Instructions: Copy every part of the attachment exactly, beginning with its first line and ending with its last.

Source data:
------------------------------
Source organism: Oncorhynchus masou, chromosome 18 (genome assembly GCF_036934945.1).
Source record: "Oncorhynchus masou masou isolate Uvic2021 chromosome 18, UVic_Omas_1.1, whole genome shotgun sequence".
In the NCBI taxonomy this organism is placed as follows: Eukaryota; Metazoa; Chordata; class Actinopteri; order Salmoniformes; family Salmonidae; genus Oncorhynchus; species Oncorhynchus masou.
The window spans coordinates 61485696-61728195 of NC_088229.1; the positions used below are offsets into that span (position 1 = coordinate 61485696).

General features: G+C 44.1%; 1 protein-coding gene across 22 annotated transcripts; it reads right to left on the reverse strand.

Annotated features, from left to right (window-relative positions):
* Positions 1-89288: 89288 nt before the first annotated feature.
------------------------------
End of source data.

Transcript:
Source organism: Oncorhynchus masou, chromosome 18 (genome assembly GCF_036934945.1).
Source record: "Oncorhynchus masou masou isolate Uvic2021 chromosome 18, UVic_Omas_1.1, whole genome shotgun sequence".
In the NCBI taxonomy this organism is placed as follows: Eukaryota; Metazoa; Chordata; class Actinopteri; order Salmoniformes; family Salmonidae; genus Oncorhynchus; species Oncorhynchus masou.
The window spans coordinates 61485696-61728195 of NC_088229.1; the positions used below are offsets into that span (position 1 = coordinate 61485696).

General features: G+C 44.1%; 1 protein-coding gene across 22 annotated transcripts; it reads right to left on the reverse strand.

Annotated features, from left to right (window-relative positions):
* Positions 1-89288: 89288 nt before the first annotated feature.